✟ God the Creator ✟
The Divine Act of Creation
Revealed Truth (Defined Dogma)

God keeps all created things in existence.

Lay Catechist Notes/Associated Doctrines
    Besides creating all things, God must subsequently keep all things in existence by His Divine power. In a way, the preservation of created existence is really a continuation of the creative activity of God.

    Associated Catholic Doctrine(s):
    1. "God co-operates immediately in every act of His creatures." (sententia communis)
Divine Revelation (Scriptural Proof)
  • 3But thy providence, O Father, governeth it: for thou hast made a way even in the sea, and a most sure path among the waves, 4shewing that thou art able to save out of all things, yea though a man went to sea without art. (Wisdom 14:3-4)
  • 26And how could any thing endure, if thou wouldst not? or be preserved, if not called by thee. (Wisdom 11:26)
  • 3Who being the brightness of his glory, and the figure of his substance, and upholding all things by the word of his power, making purgation of sins, sitteth on the right hand of the majesty on high. (Hebrews 1:3)
Catechism of the Catholic Church
  • 301 With creation, God does not abandon his creatures to themselves. He not only gives them being and existence, but also, and at every moment, upholds and sustains them in being, enables them to act and brings them to their final end. Recognizing this utter dependence with respect to the Creator is a source of wisdom and freedom, of joy and confidence:
      For you love all things that exist, and detest none of the things that you have made; for you would not have made anything if you had hated it. How would anything have endured, if you had not willed it? Or how would anything not called forth by you have been preserved? You spare all things, for they are yours, O Lord, you who love the living.
Ecumenical Council Documents
  • 1st General Council of the Vatican (1869)
    • Chapter 1 - On God the creator of all things
      • "4.  Everything that God has brought into being he protects and governs by his providence , which reaches from one end of the earth to the other and orders all things well. All things are open and laid bare to his eyes, even those which will be brought about by the free activity of creatures."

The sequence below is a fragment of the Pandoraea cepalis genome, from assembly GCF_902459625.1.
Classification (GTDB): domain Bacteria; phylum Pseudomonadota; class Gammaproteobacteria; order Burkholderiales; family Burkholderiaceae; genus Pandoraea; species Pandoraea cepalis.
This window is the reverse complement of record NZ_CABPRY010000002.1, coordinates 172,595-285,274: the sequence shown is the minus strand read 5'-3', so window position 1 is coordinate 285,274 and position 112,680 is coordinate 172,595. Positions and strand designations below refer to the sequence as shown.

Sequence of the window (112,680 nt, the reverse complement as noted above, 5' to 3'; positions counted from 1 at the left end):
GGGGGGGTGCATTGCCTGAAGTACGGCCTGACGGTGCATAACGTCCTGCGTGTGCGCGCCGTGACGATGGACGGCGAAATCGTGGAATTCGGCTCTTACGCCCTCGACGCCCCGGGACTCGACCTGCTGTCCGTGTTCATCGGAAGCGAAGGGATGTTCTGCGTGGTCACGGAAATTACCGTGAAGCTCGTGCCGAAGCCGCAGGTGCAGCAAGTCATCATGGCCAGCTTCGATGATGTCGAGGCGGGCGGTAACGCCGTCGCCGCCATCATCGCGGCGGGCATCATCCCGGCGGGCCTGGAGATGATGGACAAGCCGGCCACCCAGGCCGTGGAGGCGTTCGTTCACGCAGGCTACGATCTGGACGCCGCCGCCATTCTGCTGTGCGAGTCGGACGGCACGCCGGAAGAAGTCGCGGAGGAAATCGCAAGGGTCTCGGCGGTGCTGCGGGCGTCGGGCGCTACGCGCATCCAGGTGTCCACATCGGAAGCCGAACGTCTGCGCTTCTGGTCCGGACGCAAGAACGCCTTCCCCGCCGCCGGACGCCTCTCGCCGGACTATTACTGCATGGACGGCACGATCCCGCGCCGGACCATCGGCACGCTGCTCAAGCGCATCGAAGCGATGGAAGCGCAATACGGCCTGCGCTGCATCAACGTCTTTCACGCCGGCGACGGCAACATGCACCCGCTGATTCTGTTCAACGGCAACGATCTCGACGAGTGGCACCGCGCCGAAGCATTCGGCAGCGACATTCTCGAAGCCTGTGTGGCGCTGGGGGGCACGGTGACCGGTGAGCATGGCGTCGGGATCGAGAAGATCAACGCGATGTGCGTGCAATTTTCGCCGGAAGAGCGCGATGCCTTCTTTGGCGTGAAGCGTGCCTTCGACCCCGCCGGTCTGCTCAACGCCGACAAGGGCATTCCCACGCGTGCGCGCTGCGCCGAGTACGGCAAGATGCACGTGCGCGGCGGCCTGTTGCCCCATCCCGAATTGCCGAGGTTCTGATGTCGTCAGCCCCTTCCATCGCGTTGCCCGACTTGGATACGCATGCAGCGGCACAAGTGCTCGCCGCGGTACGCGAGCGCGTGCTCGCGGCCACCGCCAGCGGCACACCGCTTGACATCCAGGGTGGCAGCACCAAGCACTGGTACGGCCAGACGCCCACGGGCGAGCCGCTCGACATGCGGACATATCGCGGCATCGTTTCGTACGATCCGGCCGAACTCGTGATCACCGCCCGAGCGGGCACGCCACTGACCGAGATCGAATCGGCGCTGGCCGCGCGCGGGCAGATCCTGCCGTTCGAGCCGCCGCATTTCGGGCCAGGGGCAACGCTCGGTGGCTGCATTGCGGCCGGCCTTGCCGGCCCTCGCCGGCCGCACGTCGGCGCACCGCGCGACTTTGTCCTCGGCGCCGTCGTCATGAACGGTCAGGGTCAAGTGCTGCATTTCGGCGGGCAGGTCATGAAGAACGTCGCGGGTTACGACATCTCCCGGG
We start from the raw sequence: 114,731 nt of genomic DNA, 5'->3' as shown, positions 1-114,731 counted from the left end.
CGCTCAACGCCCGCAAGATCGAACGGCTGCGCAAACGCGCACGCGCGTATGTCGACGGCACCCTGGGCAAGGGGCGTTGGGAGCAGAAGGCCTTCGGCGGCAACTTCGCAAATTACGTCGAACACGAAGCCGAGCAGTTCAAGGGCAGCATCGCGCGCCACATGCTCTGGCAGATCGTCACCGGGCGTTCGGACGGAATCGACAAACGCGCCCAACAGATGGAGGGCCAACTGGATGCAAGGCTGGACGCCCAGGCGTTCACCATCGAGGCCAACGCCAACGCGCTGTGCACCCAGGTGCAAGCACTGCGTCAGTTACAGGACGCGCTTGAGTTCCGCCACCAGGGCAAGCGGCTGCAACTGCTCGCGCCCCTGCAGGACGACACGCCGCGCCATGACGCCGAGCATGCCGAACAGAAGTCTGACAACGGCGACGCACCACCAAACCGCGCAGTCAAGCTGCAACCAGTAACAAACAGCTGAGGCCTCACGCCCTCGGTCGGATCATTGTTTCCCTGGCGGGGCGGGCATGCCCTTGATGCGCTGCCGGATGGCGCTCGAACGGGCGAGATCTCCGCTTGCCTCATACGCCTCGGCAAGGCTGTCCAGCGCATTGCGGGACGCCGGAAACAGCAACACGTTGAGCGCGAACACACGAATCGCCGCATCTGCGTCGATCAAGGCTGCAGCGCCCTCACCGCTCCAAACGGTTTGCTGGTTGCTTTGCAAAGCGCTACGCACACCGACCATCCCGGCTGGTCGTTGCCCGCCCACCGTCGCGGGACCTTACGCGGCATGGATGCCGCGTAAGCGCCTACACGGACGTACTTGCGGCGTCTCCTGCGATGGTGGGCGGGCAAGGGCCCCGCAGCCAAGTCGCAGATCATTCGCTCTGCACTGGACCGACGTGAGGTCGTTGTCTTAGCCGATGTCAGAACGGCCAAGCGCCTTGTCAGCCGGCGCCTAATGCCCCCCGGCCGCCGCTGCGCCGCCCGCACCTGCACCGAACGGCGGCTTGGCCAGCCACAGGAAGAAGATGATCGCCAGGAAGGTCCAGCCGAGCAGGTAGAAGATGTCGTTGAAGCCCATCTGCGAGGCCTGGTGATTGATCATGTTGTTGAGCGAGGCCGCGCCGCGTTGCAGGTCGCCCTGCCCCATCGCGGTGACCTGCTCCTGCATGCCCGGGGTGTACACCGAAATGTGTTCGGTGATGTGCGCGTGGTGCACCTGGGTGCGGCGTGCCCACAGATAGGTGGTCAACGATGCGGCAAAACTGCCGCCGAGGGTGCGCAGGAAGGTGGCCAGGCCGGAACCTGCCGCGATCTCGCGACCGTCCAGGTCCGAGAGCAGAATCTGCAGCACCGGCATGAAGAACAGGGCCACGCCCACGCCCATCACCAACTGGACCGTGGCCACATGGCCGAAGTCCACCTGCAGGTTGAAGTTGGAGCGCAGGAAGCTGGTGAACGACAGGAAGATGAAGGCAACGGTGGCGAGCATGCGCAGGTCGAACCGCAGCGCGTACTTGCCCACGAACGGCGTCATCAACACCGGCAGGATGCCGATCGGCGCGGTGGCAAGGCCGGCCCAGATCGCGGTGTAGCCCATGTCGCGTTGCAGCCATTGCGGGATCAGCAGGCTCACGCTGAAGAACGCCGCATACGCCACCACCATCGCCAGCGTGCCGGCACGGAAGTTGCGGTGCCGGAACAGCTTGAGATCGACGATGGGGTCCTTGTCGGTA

Fathers and Doctors of the Church Documents
  • Summa Theologica - The One God (1265) - The Highest Study of God - Thomas Aquinas
    • "Whether Providence Can Suitably Be Attributed to God?"
      • I answer that,  It is necessary to attribute providence to God . For all the good that is in created things has been created by God, as was shown above (Q. 6, A. 4). In created things good is found not only as regards their substance, but also as regards their order towards an end and especially their last end, which, as was said above, is the divine goodness. This good of order existing in things created, is itself created by God. Since, however, God is the cause of things by His intellect, and thus it behooves that the type of every effect should pre-exist in Him, as is clear from what has gone before , it is necessary that the type of the order of things towards their end should pre-exist in the divine mind: and the type of things ordered towards an end is, properly speaking, providence. For it is the chief part of prudence, to which two other parts are directed—namely, remembrance of the past, and understanding of the present; inasmuch as from the remembrance of what is past and the understanding of what is present, we gather how to provide for the future. Now it belongs to prudence, according to the Philosopher (Ethic. vi, 12), to direct other things towards an end whether in regard to oneself—as for instance, a man is said to be prudent, who orders well his acts towards the end of life—or in regard to others subject to him, in a family, city or kingdom; in which sense it is said (Matt. 24:45), "a faithful and wise servant, whom his lord hath appointed over his family." In this way prudence or providence may suitably be attributed to God. For in God Himself there can be nothing ordered towards an end, since He is the last end. This type of order in things towards an end is therefore in God called providence. Whence Boethius says (De Consol. iv, 6) that " Providence is the divine type itself, seated in the Supreme Ruler; which disposeth all things ": which disposition may refer either to the type of the order of things towards an end, or to the type of the order of parts in the whole.

  • Summa Theologica - Government of Creatures (1265) - The Highest Study of God - Thomas Aquinas
    • "Whether the World Is Governed by Anyone?"
      • For as "it belongs to the best to produce the best," it is not fitting that the supreme goodness of God should produce things without giving them their perfection. Now a thing's ultimate perfection consists in the attainment of its end.  Therefore it belongs to the Divine goodness, as it brought things into existence, so to lead them to their end: and this is to govern .
      • Reply to Objection 2: In all created things there is a stable element, at least primary matter; and something belonging to movement, if under movement we include operation. And things need governing as to both: because even that which is stable, since it is created from nothing, would return to nothingness  were it not sustained by a governing hand , as will be explained later.